"After they read the citation, all I could say was that I wished all of us could have been together," said Peeples, whose fellow wartime soldiers were scattered throughout the state.

He found new comrades quickly. His wife was a VA research assistant who often had lunch with Ron Campbell, past Department Commander and Hospital Service Coordinator for Veterans Affairs medical center in Memphis. Campbell helped the sergeant with his claim. Already, Peeples has received a disability rating. Chapter 70 in Memphis sponsored the sergeant's life membership, and Peeples is encouraging his fellow war veterans to seek consultation if they were injured as a result of their service.

"I will continue to relate my experiences to my fellow veterans," Peeples said. "I tell them that they might need DAV's knowledge. Many still don't know about the benefits they are entitled to. I tell them the DAV will get your back. And I hope they listen."

Disabled Veterans Can Qualify for Paralympics

Disabled veteran athletes can now set their sights even higher and become eligible to compete in some of the nation's premiere athletic venues, thanks to an agreement between the United States Olympic Committee and the Department of Veterans Affairs.

The agreement means that participants in the National Disabled Veterans Winter Sports Clinic and National Veterans Wheelchair Games will be able to qualify for positions on the prestigious U.S. Paralympic Team and the U.S. Paralympic National Teams.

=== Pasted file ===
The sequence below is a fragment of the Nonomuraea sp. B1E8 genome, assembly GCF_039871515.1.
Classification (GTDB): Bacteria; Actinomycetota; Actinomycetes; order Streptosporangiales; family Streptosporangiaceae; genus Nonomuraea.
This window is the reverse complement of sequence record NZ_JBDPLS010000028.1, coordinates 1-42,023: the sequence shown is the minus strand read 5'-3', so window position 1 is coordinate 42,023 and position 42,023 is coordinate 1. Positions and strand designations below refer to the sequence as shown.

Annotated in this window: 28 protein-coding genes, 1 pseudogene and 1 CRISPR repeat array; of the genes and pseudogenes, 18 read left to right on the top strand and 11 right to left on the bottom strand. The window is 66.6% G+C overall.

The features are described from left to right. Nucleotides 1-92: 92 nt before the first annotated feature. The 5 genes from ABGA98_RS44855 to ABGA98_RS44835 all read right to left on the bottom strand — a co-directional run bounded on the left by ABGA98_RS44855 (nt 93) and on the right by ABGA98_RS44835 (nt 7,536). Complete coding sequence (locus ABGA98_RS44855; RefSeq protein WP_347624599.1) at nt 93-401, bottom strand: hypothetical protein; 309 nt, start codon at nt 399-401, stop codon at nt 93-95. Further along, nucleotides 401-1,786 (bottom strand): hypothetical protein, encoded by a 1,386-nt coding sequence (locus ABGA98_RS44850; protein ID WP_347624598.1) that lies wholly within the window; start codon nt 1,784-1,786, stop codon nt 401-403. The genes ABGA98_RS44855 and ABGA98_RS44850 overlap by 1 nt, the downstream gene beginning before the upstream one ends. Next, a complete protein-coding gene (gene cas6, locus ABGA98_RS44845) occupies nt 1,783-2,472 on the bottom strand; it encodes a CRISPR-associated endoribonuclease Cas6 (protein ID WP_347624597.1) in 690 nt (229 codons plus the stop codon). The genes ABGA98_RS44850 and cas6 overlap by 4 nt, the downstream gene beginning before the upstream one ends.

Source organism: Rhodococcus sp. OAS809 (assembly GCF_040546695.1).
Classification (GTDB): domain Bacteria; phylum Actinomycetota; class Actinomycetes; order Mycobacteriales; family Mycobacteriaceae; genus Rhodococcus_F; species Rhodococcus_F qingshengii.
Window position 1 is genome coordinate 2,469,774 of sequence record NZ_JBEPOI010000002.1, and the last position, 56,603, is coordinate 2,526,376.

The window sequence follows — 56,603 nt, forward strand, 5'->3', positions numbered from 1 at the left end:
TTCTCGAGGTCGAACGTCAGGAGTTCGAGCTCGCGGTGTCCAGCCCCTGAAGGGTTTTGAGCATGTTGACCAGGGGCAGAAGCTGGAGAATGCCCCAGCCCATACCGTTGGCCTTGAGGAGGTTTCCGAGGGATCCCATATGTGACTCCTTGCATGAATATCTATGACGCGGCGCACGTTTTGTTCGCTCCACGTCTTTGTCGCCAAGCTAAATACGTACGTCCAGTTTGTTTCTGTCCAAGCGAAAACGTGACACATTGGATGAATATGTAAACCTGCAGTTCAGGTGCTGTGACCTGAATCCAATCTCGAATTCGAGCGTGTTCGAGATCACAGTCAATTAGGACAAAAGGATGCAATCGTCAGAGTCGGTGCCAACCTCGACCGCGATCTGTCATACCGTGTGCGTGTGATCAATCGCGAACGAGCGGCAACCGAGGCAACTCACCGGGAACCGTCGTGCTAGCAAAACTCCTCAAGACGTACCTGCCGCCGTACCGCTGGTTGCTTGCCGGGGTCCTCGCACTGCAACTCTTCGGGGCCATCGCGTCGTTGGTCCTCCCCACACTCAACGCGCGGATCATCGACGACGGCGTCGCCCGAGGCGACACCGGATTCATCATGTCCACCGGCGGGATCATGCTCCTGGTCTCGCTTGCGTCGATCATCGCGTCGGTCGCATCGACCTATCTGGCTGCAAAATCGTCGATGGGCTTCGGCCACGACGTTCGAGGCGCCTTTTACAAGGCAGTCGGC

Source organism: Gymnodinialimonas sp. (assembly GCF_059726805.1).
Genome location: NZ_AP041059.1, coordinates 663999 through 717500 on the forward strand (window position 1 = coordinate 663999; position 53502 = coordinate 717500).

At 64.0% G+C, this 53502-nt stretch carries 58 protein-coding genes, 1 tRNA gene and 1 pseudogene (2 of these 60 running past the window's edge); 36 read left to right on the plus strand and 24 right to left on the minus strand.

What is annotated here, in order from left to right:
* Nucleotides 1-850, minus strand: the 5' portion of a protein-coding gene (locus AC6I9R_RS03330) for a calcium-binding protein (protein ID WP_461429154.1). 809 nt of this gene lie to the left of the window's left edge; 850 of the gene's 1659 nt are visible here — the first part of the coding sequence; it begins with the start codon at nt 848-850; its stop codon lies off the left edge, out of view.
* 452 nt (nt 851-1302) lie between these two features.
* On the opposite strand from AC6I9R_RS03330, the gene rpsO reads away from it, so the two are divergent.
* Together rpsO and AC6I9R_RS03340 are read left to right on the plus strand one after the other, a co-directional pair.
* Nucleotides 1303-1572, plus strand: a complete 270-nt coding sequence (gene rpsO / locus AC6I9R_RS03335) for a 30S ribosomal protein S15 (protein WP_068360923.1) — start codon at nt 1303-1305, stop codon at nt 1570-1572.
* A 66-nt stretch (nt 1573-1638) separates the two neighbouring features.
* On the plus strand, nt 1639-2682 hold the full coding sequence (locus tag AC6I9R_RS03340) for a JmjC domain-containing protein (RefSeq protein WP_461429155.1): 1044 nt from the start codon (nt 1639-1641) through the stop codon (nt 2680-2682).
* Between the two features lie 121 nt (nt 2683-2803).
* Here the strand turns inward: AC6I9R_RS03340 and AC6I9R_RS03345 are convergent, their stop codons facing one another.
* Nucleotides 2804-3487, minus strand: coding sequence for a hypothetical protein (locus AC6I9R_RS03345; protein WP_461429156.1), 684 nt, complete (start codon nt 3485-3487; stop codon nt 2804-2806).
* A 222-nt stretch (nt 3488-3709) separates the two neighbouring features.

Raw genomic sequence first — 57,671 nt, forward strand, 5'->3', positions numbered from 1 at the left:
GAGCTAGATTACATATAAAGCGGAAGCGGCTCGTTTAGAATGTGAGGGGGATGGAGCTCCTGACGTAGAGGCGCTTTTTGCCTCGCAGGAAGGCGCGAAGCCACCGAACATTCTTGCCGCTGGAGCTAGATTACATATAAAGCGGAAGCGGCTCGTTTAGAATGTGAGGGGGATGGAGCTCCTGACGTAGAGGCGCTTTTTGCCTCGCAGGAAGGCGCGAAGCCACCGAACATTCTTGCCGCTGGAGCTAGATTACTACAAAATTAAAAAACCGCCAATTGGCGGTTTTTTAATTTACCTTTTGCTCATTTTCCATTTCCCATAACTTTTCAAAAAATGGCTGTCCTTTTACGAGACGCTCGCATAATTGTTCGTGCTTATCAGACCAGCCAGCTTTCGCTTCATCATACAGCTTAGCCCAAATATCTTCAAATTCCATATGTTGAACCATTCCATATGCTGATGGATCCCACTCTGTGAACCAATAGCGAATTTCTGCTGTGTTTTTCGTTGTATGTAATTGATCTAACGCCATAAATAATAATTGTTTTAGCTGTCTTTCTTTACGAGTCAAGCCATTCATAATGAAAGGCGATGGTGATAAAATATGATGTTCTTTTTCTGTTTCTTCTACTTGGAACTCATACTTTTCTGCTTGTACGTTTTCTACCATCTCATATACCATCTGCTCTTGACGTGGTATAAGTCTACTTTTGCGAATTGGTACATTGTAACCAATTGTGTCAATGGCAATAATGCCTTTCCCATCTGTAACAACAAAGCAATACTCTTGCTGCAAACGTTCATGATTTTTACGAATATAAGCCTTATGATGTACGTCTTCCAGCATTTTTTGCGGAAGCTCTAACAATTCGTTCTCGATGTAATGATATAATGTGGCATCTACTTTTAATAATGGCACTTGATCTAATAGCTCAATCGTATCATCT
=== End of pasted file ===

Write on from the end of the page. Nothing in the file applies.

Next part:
These two marquee sporting events for disabled veterans can now serve as a pipeline in providing competitors for American Paralympic teams engaged in national and international competition.

"Past National Commander Chad Colley is a great example of what disabled veteran athletes can accomplish," said National Director of Voluntary Services Edward E. Hartman. Colley, who lost his legs and an arm in Vietnam combat, hit the ski slopes in 1983 and took on the challenge of competitive skiing. He won gold medals in the downhill and the Super G races at the 1992 Paralympic Games in Albertville, France.

The winter sports clinic is co-sponsored by VA and the Disabled American Veterans. It is an annual rehabilitation program open to all U.S. military veterans with spinal cord injuries or diseases, visual impairments, certain neurological conditions, orthopedic amputations or other disabilities, who receive care at any VA health care facility.

The annual wheelchair games are presented by VA and Paralyzed Veterans of America, and are open to all U.S. military veterans who use wheelchairs for sports competition after having suffered spinal cord injuries, certain neurological conditions, amputations or other mobility impairments.
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Article Details
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Title Annotation:Derek Peeples
Author:Clare, D.
Publication:DAV Magazine
Geographic Code:1USA
Date:Jan 1, 2006
Words:978